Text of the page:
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Not far from the port on Block Island can be found the ruins of the Ocean View Hotel, destroyed by fire in 1966.  Sections of the foundation and some rubble are all that remains of it today.  The area also had quite a bit of poison ivy, so needless to say, I had to tread very carefully.




Part of the area has been maintained by schoolkids and is being used as a garden.  We didn’t see anything growing when we were there though.






The above bluff is right by the hotel site.  A small plaque on the ground tells of a couple being married on this spot.


Popularity: 90% [?]

Touro Park “Viking Tower”

Posted by Stu On August - 26 - 2009

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I had been meaning to get to this one for a number of years, but it was usually out of the way.  Since we were touring a mansion in Newport, I finally had a chance to get to the “Viking Tower” in Touro Park.  Nobody seems to be clearly sure of its age or who built it.  There are 2 major sides to the theory of this structure’s origin – some people think it’s the remains of some sort of mill from the 16-1700’s, while others feel it was built much earlier – around 1000 – by Vikings.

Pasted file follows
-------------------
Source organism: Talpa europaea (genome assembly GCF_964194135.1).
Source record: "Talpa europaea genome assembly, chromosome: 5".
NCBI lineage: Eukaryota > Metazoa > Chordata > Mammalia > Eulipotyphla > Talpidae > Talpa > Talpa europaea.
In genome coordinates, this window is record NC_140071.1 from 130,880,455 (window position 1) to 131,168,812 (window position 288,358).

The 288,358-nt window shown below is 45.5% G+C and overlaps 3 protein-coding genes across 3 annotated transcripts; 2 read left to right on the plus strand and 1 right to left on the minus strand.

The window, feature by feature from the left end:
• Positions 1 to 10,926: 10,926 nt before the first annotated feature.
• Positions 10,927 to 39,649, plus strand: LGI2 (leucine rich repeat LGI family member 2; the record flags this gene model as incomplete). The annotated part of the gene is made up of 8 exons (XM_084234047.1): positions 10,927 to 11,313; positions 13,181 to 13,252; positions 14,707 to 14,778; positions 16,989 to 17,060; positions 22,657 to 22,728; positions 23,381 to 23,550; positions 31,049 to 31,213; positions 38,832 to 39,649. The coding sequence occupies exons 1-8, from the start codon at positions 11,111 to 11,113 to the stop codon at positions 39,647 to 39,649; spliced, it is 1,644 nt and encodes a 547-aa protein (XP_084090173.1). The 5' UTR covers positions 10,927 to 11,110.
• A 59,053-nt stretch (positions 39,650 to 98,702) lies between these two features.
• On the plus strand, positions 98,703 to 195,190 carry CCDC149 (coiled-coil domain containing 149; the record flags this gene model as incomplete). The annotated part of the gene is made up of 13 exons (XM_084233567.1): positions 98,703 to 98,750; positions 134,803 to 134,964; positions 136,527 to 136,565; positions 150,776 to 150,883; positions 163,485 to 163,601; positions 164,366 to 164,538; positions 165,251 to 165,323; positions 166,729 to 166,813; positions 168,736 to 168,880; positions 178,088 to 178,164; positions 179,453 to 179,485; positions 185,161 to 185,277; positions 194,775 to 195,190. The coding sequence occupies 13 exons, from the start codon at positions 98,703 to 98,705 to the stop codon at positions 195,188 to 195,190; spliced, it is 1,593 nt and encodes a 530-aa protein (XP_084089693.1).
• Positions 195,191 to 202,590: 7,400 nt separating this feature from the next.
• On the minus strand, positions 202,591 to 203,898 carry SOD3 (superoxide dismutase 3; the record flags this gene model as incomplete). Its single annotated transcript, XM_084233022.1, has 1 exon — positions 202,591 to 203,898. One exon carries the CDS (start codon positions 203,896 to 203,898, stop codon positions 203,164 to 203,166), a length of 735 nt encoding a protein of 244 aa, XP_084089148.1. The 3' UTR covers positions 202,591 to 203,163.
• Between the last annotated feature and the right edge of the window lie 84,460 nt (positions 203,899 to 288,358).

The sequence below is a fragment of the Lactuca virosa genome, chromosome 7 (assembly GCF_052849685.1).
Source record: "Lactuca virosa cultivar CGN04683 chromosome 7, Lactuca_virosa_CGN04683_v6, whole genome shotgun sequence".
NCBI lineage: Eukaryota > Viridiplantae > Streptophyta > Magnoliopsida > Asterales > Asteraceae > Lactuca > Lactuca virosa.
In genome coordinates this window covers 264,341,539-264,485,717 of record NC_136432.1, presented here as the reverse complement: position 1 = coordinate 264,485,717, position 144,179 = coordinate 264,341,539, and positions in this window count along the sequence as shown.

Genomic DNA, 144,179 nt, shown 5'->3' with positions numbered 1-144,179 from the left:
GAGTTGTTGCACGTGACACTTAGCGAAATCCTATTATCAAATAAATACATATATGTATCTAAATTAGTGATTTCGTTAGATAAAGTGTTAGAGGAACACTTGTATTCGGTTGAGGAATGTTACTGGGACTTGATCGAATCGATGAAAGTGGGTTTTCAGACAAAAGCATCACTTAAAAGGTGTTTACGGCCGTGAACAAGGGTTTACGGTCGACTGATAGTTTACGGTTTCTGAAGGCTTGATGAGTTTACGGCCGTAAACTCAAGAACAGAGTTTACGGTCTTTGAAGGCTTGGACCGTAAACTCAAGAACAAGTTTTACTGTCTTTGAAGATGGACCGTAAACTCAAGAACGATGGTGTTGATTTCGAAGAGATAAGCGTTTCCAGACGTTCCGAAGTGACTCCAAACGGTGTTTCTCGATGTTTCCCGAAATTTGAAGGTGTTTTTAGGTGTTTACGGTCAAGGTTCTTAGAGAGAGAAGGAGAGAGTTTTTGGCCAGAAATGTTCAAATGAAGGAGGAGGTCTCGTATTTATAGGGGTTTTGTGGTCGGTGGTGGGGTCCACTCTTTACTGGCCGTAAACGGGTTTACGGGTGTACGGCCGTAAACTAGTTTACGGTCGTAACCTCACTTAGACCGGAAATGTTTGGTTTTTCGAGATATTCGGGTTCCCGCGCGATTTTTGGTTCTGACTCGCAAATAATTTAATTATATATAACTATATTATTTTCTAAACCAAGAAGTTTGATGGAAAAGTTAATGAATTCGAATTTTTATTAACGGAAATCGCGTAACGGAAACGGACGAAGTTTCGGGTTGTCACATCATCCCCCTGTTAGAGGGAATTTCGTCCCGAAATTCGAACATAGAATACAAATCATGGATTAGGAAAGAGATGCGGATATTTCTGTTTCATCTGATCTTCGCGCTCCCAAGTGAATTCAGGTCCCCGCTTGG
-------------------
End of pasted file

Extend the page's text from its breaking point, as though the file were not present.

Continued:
The tower, windmill, or whatever it was sits in the middle of the park, surrounded by a small fence.  There are lights at its base, and a statue of William Ellery Channing – a prominent Unitarian from the 1800’s – is nearby.




I found a 360-panoramic of Touro Park.  Kinda trippy.

…wow, ‘trippy’ isn’t in my spellchecker.

Popularity: 9% [?]


Posted by Stu On December - 27 - 2008

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This southern New Hampshire ghost town was the first European inland settlement in the state. Built around 1737, Monson would not last very long; it died sometime in the 1770’s. Considered one of the most archaelogical significant sites in New England, its ruins have remained for the most part undisturbed for over 200 years.